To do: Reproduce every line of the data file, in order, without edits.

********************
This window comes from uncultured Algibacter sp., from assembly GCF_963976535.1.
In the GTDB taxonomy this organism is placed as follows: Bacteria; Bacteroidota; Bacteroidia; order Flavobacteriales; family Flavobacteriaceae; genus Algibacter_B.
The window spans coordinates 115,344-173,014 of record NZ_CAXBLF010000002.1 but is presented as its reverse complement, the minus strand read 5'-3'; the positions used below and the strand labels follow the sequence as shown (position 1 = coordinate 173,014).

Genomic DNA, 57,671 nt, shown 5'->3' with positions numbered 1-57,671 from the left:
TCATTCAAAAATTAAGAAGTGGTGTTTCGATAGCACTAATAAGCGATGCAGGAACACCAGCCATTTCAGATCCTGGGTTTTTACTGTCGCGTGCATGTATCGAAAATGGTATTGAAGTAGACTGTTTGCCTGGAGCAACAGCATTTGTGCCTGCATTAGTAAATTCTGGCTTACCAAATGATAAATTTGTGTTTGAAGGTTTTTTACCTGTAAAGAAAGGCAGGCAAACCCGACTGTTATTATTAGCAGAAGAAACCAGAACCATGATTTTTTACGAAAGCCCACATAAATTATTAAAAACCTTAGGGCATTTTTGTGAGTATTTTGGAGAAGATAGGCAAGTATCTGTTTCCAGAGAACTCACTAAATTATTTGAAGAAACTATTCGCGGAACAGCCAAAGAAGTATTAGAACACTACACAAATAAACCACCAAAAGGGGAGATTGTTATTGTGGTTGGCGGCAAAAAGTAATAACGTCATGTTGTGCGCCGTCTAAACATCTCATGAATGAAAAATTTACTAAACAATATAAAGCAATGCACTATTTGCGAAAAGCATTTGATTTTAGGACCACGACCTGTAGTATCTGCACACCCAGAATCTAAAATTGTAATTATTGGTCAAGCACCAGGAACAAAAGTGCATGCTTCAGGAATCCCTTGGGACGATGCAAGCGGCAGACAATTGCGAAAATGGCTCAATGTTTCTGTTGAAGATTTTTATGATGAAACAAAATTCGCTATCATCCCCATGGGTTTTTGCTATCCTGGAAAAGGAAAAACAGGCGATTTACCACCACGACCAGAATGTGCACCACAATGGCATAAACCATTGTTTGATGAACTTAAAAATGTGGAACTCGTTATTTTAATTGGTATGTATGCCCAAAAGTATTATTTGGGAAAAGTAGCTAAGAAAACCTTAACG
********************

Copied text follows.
This window comes from uncultured Algibacter sp., from assembly GCF_963976535.1.
In the GTDB taxonomy this organism is placed as follows: Bacteria; Bacteroidota; Bacteroidia; order Flavobacteriales; family Flavobacteriaceae; genus Algibacter_B.
The window spans coordinates 115,344-173,014 of record NZ_CAXBLF010000002.1 but is presented as its reverse complement, the minus strand read 5'-3'; the positions used below and the strand labels follow the sequence as shown (position 1 = coordinate 173,014).

Genomic DNA, 57,671 nt, shown 5'->3' with positions numbered 1-57,671 from the left:
TCATTCAAAAATTAAGAAGTGGTGTTTCGATAGCACTAATAAGCGATGCAGGAACACCAGCCATTTCAGATCCTGGGTTTTTACTGTCGCGTGCATGTATCGAAAATGGTATTGAAGTAGACTGTTTGCCTGGAGCAACAGCATTTGTGCCTGCATTAGTAAATTCTGGCTTACCAAATGATAAATTTGTGTTTGAAGGTTTTTTACCTGTAAAGAAAGGCAGGCAAACCCGACTGTTATTATTAGCAGAAGAAACCAGAACCATGATTTTTTACGAAAGCCCACATAAATTATTAAAAACCTTAGGGCATTTTTGTGAGTATTTTGGAGAAGATAGGCAAGTATCTGTTTCCAGAGAACTCACTAAATTATTTGAAGAAACTATTCGCGGAACAGCCAAAGAAGTATTAGAACACTACACAAATAAACCACCAAAAGGGGAGATTGTTATTGTGGTTGGCGGCAAAAAGTAATAACGTCATGTTGTGCGCCGTCTAAACATCTCATGAATGAAAAATTTACTAAACAATATAAAGCAATGCACTATTTGCGAAAAGCATTTGATTTTAGGACCACGACCTGTAGTATCTGCACACCCAGAATCTAAAATTGTAATTATTGGTCAAGCACCAGGAACAAAAGTGCATGCTTCAGGAATCCCTTGGGACGATGCAAGCGGCAGACAATTGCGAAAATGGCTCAATGTTTCTGTTGAAGATTTTTATGATGAAACAAAATTCGCTATCATCCCCATGGGTTTTTGCTATCCTGGAAAAGGAAAAACAGGCGATTTACCACCACGACCAGAATGTGCACCACAATGGCATAAACCATTGTTTGATGAACTTAAAAATGTGGAACTCGTTATTTTAATTGGTATGTATGCCCAAAAGTATTATTTGGGAAAAGTAGCTAAGAAAACCTTAACG